< Back to previous page
Evaluation of conventional and four real-time PCR methods for the detection of Leishmania on field-collected samples in Ethiopia
Journal Contribution - Journal Article
Author summary Cutaneous leishmaniasis is a neglected tropical disease and causing a public health problem in Ethiopia. Microscopy is still the standard method for detection of the parasite in Ethiopia, and also in many other low resource settings. A more sensitive method is needed for timely diagnosis and treatment. In this study, we compared five molecular methods on samples collected from patients with a skin lesion suspected of cutaneous leishmaniasis to advice on optimal diagnosis of L. aethiopica. We collected two sample types from the same lesion (skin scrapings and lesion fluid on filter paper) and isolated both DNA and RNA of them. Majority (90.1%) of the samples from skin scrapings were positive in two or more methods and the molecular methods had a higher sensitivity than the conventional methods. Interestingly, we evaluated for the first time a new molecular method designed to improve L. aethiopica detection. Also, we showed that RNA detection performed well for samples that were collected under difficult field conditions. Samples collected on filter paper showed less positive results than skin scraped samples, but could still be the method of choice for easy sampling and transport in resource-limited settings as it performed better than microscopy. In most low-resource settings, microscopy still is the standard method for diagnosis of cutaneous leishmaniasis, despite its limited sensitivity. In Ethiopia, the more sensitive molecular methods are not yet routinely used. This study compared five PCR methods with microscopy on two sample types collected from patients with a suspected lesion to advise on optimal diagnosis of Leishmania aethiopica. Between May and July 2018, skin scrapings (SS) and blood exudate from the lesion spotted on filter paper (dry blood spot, DBS) were collected for PCR from 111 patients of four zones in Southern Ethiopia. DNA and RNA were simultaneously extracted from both sample types. DNA was evaluated by a conventional PCR targeting ITS-1 and three probe-based real-time PCRs: one targeting the SSU 18S rRNA and two targeting the kDNA minicircle sequence (the 'Mary kDNA PCR' and a newly designed 'LC kDNA PCR' for improved L. aethiopica detection). RNAs were tested with a SYBR Green-based RT-PCR targeting spliced leader (SL) RNA. Giemsa-stained SS smears were examined by microscopy. Of the 111 SS, 100 were positive with at least two methods. Sensitivity of microscopy, ITS PCR, SSU PCR, Mary kDNA PCR, LC kDNA PCR and SL RNA PCR were respectively 52%, 22%, 64%, 99%, 100% and 94%. Microscopy-based parasite load correlated well with real-time PCR Ct-values. Despite suboptimal sample storage for RNA detection, the SL RNA PCR resulted in congruent results with low Ct-values. DBS collected from the same lesion showed lower PCR positivity rates compared to SS. The kDNA PCRs showed excellent performance for diagnosis of L. aethiopica on SS. Lower-cost SL RNA detection can be a complementary high-throughput tool. DBS can be used for PCR in case microscopy is negative, the SS sample can be sent to the referral health facility where kDNA PCR method is available.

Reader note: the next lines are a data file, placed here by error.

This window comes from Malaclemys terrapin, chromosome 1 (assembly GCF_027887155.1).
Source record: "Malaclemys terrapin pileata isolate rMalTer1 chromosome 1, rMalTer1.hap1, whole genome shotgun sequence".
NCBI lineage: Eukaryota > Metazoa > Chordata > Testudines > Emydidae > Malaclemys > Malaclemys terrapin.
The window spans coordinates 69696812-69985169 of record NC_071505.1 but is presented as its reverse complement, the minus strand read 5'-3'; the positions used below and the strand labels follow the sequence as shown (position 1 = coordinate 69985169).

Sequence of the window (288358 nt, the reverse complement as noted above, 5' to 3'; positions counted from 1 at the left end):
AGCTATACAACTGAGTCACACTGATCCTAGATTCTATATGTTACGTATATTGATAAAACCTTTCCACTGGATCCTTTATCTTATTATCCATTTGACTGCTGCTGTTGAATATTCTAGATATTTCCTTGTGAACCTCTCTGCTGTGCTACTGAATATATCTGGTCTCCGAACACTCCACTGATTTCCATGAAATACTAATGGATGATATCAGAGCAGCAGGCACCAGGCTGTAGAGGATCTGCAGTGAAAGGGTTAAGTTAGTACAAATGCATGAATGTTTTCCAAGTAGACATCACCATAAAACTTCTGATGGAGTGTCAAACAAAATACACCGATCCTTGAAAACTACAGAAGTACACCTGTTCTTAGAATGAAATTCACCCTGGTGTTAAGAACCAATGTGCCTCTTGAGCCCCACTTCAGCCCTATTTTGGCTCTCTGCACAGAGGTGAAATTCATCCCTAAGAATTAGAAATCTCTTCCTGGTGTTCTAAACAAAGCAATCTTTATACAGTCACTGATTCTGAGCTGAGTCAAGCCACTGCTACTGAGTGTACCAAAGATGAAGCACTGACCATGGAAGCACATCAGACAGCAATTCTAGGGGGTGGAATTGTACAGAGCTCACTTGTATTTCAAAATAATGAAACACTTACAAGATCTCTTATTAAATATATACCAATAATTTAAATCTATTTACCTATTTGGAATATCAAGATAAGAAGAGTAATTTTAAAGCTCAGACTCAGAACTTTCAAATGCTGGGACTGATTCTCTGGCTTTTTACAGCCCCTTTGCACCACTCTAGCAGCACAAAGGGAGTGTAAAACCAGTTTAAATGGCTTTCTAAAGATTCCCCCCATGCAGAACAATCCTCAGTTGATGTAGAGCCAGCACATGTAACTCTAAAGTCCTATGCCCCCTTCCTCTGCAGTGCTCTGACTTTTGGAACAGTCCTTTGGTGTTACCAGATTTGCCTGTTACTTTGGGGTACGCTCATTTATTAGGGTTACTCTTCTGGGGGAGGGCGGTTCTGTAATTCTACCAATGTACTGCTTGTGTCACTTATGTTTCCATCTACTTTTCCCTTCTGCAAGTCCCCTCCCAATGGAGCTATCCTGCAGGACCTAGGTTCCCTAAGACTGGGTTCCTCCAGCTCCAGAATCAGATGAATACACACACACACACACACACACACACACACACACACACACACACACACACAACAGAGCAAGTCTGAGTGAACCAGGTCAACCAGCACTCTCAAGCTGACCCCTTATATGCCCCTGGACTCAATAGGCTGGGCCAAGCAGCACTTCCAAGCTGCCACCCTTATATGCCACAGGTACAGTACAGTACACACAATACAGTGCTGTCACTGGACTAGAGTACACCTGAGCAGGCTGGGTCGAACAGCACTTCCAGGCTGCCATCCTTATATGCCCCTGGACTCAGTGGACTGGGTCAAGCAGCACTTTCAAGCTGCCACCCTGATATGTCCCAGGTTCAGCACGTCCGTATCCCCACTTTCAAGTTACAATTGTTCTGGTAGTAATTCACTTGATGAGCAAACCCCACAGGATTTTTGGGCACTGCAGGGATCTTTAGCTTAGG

Journal: PLoS neglected tropical diseases
Number of pages: 18
Keywords:A1 Journal article